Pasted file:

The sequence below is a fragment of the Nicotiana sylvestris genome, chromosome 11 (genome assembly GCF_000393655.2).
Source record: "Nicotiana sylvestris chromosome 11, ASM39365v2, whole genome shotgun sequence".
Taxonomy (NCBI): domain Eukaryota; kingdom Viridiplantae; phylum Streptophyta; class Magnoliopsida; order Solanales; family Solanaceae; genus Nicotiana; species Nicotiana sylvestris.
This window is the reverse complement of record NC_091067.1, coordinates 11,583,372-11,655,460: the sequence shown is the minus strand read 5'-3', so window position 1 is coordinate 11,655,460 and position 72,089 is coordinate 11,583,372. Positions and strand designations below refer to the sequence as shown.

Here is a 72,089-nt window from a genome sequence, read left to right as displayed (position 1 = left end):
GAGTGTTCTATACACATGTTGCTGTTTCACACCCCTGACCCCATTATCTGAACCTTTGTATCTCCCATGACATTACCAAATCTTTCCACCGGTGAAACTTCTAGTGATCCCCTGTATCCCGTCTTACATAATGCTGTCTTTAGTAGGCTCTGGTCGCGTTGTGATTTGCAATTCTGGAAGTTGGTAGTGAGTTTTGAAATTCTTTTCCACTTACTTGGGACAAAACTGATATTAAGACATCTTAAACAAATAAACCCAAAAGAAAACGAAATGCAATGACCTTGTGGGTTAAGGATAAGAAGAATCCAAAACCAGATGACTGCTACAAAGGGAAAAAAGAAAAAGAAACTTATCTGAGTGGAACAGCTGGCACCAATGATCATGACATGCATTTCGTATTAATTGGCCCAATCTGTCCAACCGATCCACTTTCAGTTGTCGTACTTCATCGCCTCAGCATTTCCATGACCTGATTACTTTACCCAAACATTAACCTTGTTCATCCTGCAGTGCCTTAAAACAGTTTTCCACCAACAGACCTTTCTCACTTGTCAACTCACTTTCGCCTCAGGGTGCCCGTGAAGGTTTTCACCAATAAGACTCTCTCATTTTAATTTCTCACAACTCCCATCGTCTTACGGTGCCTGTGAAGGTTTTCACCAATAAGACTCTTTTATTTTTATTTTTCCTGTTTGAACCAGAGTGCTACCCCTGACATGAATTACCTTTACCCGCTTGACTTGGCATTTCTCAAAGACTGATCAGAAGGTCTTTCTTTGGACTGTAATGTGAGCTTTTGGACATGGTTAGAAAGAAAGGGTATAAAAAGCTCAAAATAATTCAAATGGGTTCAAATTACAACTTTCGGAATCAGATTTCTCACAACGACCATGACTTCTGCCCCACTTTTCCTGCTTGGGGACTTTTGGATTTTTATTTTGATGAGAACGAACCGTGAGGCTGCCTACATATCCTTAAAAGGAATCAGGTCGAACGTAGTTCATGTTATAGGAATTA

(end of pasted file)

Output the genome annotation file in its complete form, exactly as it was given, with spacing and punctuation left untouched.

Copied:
The sequence below is a fragment of the Nicotiana sylvestris genome, chromosome 11 (genome assembly GCF_000393655.2).
Source record: "Nicotiana sylvestris chromosome 11, ASM39365v2, whole genome shotgun sequence".
Taxonomy (NCBI): domain Eukaryota; kingdom Viridiplantae; phylum Streptophyta; class Magnoliopsida; order Solanales; family Solanaceae; genus Nicotiana; species Nicotiana sylvestris.
This window is the reverse complement of record NC_091067.1, coordinates 11,583,372-11,655,460: the sequence shown is the minus strand read 5'-3', so window position 1 is coordinate 11,655,460 and position 72,089 is coordinate 11,583,372. Positions and strand designations below refer to the sequence as shown.

Here is a 72,089-nt window from a genome sequence, read left to right as displayed (position 1 = left end):
GAGTGTTCTATACACATGTTGCTGTTTCACACCCCTGACCCCATTATCTGAACCTTTGTATCTCCCATGACATTACCAAATCTTTCCACCGGTGAAACTTCTAGTGATCCCCTGTATCCCGTCTTACATAATGCTGTCTTTAGTAGGCTCTGGTCGCGTTGTGATTTGCAATTCTGGAAGTTGGTAGTGAGTTTTGAAATTCTTTTCCACTTACTTGGGACAAAACTGATATTAAGACATCTTAAACAAATAAACCCAAAAGAAAACGAAATGCAATGACCTTGTGGGTTAAGGATAAGAAGAATCCAAAACCAGATGACTGCTACAAAGGGAAAAAAGAAAAAGAAACTTATCTGAGTGGAACAGCTGGCACCAATGATCATGACATGCATTTCGTATTAATTGGCCCAATCTGTCCAACCGATCCACTTTCAGTTGTCGTACTTCATCGCCTCAGCATTTCCATGACCTGATTACTTTACCCAAACATTAACCTTGTTCATCCTGCAGTGCCTTAAAACAGTTTTCCACCAACAGACCTTTCTCACTTGTCAACTCACTTTCGCCTCAGGGTGCCCGTGAAGGTTTTCACCAATAAGACTCTCTCATTTTAATTTCTCACAACTCCCATCGTCTTACGGTGCCTGTGAAGGTTTTCACCAATAAGACTCTTTTATTTTTATTTTTCCTGTTTGAACCAGAGTGCTACCCCTGACATGAATTACCTTTACCCGCTTGACTTGGCATTTCTCAAAGACTGATCAGAAGGTCTTTCTTTGGACTGTAATGTGAGCTTTTGGACATGGTTAGAAAGAAAGGGTATAAAAAGCTCAAAATAATTCAAATGGGTTCAAATTACAACTTTCGGAATCAGATTTCTCACAACGACCATGACTTCTGCCCCACTTTTCCTGCTTGGGGACTTTTGGATTTTTATTTTGATGAGAACGAACCGTGAGGCTGCCTACATATCCTTAAAAGGAATCAGGTCGAACGTAGTTCATGTTATAGGAATTA